Tip sheet for week of April 16, 2012April 16, 2012
A UW-Eau Claire faculty member who is a renowned expert on cyberbullying and his research partner will release a new book this month that connects teens' use of technology outside of school to the school environment. Dr. Justin Patchin, an associate professor of criminal justice, has been studying issues relating to cyberbullying for 10 years. When students receive hurtful, threatening or sexually explicit electronic messages, it affects their ability to concentrate on schoolwork so schools do need to address these issues, Patchin said. The book, "School Climate 2.0: Preventing Cyberbullying and Sexting One Classroom at a Time," provides educators with a guide for developing a positive school climate that counteracts cyberbullying and sexting. The book includes specific strategies for improving school climate, such as building a sense of community, peer mentoring, social norming, youth grassroots campaigns, data-driving action plans, and policy and programming approaches. In the last decade, Patchin and his research partner have completed formal studies involving more than 12,000 students from more than 80 middle and highschools throughout the United States.They were among the first researchers in the nation to study how teens misuse technology and how cyberbullying affects teens.Their new book focuses on findings from their most recent study, a random sample of more than 4,400 middle and high school students, ages 11-18. The study represents some of the most recent and comprehensive data on topics relating to how teens use technology. In addition to the data collected, the researchers also have spoken to thousands of teens, parents, educators, law enforcement officers and other adults who work directly with youth. Patchin was part of a White House anti-bullying conference and served as a visiting scholar with the FBI. As co-director of the Cyberbullying Research Center, Patchin responds routinely to phone calls, emails and other contacts from people looking for help with specific issues relating to high-tech bullying. For more information about the book or his extensive research on teens and their use of technology, contact Dr. Justin Patchin at 715-836-4058 or firstname.lastname@example.org.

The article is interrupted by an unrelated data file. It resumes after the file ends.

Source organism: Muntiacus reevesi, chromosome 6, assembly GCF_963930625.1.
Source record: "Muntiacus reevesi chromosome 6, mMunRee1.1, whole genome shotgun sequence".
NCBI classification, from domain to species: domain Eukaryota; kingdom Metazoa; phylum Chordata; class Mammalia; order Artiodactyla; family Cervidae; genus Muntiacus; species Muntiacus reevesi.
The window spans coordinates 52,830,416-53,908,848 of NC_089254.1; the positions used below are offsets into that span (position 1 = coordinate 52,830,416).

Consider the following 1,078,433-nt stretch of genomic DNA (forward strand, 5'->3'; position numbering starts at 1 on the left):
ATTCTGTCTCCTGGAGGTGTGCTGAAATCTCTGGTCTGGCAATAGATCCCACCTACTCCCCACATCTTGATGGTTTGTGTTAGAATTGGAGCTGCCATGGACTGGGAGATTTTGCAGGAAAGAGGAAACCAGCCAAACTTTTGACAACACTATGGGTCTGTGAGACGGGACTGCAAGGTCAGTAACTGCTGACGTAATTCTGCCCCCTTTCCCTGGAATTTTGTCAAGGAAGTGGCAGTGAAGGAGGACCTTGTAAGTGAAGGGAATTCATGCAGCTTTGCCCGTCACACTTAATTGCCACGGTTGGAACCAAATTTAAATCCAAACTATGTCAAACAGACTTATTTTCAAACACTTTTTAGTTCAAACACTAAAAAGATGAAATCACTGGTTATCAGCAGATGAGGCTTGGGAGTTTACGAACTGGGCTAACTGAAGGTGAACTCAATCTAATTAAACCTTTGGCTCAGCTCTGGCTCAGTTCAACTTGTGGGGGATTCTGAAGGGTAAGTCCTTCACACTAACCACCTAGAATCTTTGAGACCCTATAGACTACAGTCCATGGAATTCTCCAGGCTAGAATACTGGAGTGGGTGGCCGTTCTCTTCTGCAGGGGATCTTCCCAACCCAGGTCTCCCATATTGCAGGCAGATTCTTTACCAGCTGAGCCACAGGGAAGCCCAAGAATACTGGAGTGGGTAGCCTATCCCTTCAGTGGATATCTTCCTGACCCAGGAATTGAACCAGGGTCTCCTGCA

A junior psychology major from Eau Claire has created a series of events in April to celebrate Hmong culture and history. Mai Neng Vang, a North High School graduate, established Eau Claire Hmong Heritage Month to foster cultural understanding. When Vang came to the U.S. from Thailand just before her fourth birthday she didn't speak any English. She soon found herself in a preschool classroom surrounded by English-speaking children and a teacher she could not understand. With the help of an interpreter, Vang learned the English language and found academic success. But the memory of those early struggles — as well as an appreciation for her native Thailand — has stayed with her. Vang has organized activities to share her native culture with members of the campus and Eau Claire communities, and to strengthen the relationship between the university and the local Hmong community. Throughout April, the campus will host events, which include everything from Hmong exhibits to Hmong cooking to expert speakers to a Hmong volleyball tournament. Born in a refugee camp in northwestern Thailand, Vang said she wants to motivate students like her, who may not have the same benefits as students with ready resources. Vang also developed a language acquisition and cultural retention program to provide summer instruction to English language learners who participate in UW-Eau Claire's Blugold Beginnings program. A list of Eau Claire Hmong Heritage Month events can be found online. For more information, contact Mai Neng Vang at email@example.com.
Yeoi Lin (Linda) Lee, an international student, will host a screening of the "People's Crisis," a documentary about North Korea. The screening will begin at 7 p.m. April 17 in Davies Theatre. Lee, a political science major from South Korea, said this is an educational opportunity for people to learn about a country that little is known about. The film offers an overview of the North Korean people's crisis, featuring interviews with North Korean refugees who have escaped, their journey to freedom, expert analysis and insight into grass roots changes taking place inside the country. For details, contact Yeoi Lin (Linda) Lee at firstname.lastname@example.org.
UW-Eau Claire will host the "Just Bag It" sustainability fashion show in honor of Earth Day from 8-10 p.m. Thursday, April 19, in the commons room of Towers Hall on upper campus. One student from each residence hall will model a costume created by fellow residents made out of recycled and repurposed materials. Campus dignitaries will judge the show. The residence hall that places first will receive smart strips installed in each room. The strips reduce energy use by stopping phantom loads, which is energy pulled from electronic devices after they are turned off. Reusable cloth shopping bags will be given to students attending the show. The Student Office of Sustainability's SCORE program will host a free CFL light bulb swap during the show. Students can bring an incandescent bulb to trade for a more energy efficient CFL bulb. For details about the fashion show, contact Kate Hartsel at 715-836-2505 or email@example.com. Other campus Earth Day events can be found online.